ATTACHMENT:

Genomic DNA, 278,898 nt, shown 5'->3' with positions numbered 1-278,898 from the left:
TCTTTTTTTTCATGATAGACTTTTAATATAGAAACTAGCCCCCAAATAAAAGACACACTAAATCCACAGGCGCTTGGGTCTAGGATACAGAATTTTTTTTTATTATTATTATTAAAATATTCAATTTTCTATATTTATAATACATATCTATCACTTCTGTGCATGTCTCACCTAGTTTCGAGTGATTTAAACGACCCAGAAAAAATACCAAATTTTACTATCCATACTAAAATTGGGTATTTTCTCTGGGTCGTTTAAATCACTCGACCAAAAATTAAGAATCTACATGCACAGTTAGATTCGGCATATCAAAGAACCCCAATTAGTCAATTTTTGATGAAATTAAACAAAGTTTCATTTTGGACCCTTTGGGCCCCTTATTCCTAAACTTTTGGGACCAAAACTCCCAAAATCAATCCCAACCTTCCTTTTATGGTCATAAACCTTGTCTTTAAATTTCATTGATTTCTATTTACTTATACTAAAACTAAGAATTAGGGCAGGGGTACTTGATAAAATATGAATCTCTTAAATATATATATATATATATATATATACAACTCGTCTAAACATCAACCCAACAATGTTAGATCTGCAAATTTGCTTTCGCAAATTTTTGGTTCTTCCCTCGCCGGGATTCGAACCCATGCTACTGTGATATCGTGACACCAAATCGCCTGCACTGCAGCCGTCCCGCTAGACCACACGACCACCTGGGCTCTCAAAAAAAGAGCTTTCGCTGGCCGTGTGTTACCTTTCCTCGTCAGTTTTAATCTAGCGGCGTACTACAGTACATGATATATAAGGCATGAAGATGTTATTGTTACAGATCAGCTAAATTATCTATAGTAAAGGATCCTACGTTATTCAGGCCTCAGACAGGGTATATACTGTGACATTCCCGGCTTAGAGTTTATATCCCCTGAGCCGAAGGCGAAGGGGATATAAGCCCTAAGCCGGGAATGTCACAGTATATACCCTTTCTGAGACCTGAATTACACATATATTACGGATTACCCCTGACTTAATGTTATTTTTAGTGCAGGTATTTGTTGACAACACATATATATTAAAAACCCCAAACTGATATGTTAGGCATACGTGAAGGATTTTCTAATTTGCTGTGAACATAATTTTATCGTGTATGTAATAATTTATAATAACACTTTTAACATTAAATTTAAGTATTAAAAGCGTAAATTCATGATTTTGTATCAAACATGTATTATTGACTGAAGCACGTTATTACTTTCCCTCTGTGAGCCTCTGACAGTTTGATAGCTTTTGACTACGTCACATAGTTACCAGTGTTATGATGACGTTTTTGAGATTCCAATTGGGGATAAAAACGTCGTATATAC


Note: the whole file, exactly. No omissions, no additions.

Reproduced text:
Genomic DNA, 278,898 nt, shown 5'->3' with positions numbered 1-278,898 from the left:
TCTTTTTTTTCATGATAGACTTTTAATATAGAAACTAGCCCCCAAATAAAAGACACACTAAATCCACAGGCGCTTGGGTCTAGGATACAGAATTTTTTTTTATTATTATTATTAAAATATTCAATTTTCTATATTTATAATACATATCTATCACTTCTGTGCATGTCTCACCTAGTTTCGAGTGATTTAAACGACCCAGAAAAAATACCAAATTTTACTATCCATACTAAAATTGGGTATTTTCTCTGGGTCGTTTAAATCACTCGACCAAAAATTAAGAATCTACATGCACAGTTAGATTCGGCATATCAAAGAACCCCAATTAGTCAATTTTTGATGAAATTAAACAAAGTTTCATTTTGGACCCTTTGGGCCCCTTATTCCTAAACTTTTGGGACCAAAACTCCCAAAATCAATCCCAACCTTCCTTTTATGGTCATAAACCTTGTCTTTAAATTTCATTGATTTCTATTTACTTATACTAAAACTAAGAATTAGGGCAGGGGTACTTGATAAAATATGAATCTCTTAAATATATATATATATATATATATATACAACTCGTCTAAACATCAACCCAACAATGTTAGATCTGCAAATTTGCTTTCGCAAATTTTTGGTTCTTCCCTCGCCGGGATTCGAACCCATGCTACTGTGATATCGTGACACCAAATCGCCTGCACTGCAGCCGTCCCGCTAGACCACACGACCACCTGGGCTCTCAAAAAAAGAGCTTTCGCTGGCCGTGTGTTACCTTTCCTCGTCAGTTTTAATCTAGCGGCGTACTACAGTACATGATATATAAGGCATGAAGATGTTATTGTTACAGATCAGCTAAATTATCTATAGTAAAGGATCCTACGTTATTCAGGCCTCAGACAGGGTATATACTGTGACATTCCCGGCTTAGAGTTTATATCCCCTGAGCCGAAGGCGAAGGGGATATAAGCCCTAAGCCGGGAATGTCACAGTATATACCCTTTCTGAGACCTGAATTACACATATATTACGGATTACCCCTGACTTAATGTTATTTTTAGTGCAGGTATTTGTTGACAACACATATATATTAAAAACCCCAAACTGATATGTTAGGCATACGTGAAGGATTTTCTAATTTGCTGTGAACATAATTTTATCGTGTATGTAATAATTTATAATAACACTTTTAACATTAAATTTAAGTATTAAAAGCGTAAATTCATGATTTTGTATCAAACATGTATTATTGACTGAAGCACGTTATTACTTTCCCTCTGTGAGCCTCTGACAGTTTGATAGCTTTTGACTACGTCACATAGTTACCAGTGTTATGATGACGTTTTTGAGATTCCAATTGGGGATAAAAACGTCGTATATAC